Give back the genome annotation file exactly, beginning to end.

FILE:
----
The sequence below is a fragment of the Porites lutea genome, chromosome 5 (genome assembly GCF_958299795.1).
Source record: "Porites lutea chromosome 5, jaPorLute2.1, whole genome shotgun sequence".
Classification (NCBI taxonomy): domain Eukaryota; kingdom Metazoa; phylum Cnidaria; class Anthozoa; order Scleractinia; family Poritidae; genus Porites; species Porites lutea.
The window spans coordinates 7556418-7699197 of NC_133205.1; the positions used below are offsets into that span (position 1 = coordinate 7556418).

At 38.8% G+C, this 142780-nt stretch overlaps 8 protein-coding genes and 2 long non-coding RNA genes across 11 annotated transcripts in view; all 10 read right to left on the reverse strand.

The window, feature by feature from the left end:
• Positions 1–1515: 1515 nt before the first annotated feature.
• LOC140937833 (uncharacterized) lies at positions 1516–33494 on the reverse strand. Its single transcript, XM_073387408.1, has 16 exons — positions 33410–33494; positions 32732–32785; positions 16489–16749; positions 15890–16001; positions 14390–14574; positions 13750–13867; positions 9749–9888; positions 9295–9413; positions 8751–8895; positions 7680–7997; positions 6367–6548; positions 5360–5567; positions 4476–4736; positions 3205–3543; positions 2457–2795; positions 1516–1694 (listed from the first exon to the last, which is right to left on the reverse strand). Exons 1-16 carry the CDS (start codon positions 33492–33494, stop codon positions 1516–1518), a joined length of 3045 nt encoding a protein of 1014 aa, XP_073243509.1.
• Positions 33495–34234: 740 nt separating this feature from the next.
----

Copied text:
The sequence below is a fragment of the Porites lutea genome, chromosome 5 (genome assembly GCF_958299795.1).
Source record: "Porites lutea chromosome 5, jaPorLute2.1, whole genome shotgun sequence".
Classification (NCBI taxonomy): domain Eukaryota; kingdom Metazoa; phylum Cnidaria; class Anthozoa; order Scleractinia; family Poritidae; genus Porites; species Porites lutea.
The window spans coordinates 7556418-7699197 of NC_133205.1; the positions used below are offsets into that span (position 1 = coordinate 7556418).

At 38.8% G+C, this 142780-nt stretch overlaps 8 protein-coding genes and 2 long non-coding RNA genes across 11 annotated transcripts in view; all 10 read right to left on the reverse strand.

The window, feature by feature from the left end:
• Positions 1–1515: 1515 nt before the first annotated feature.
• LOC140937833 (uncharacterized) lies at positions 1516–33494 on the reverse strand. Its single transcript, XM_073387408.1, has 16 exons — positions 33410–33494; positions 32732–32785; positions 16489–16749; positions 15890–16001; positions 14390–14574; positions 13750–13867; positions 9749–9888; positions 9295–9413; positions 8751–8895; positions 7680–7997; positions 6367–6548; positions 5360–5567; positions 4476–4736; positions 3205–3543; positions 2457–2795; positions 1516–1694 (listed from the first exon to the last, which is right to left on the reverse strand). Exons 1-16 carry the CDS (start codon positions 33492–33494, stop codon positions 1516–1518), a joined length of 3045 nt encoding a protein of 1014 aa, XP_073243509.1.
• Positions 33495–34234: 740 nt separating this feature from the next.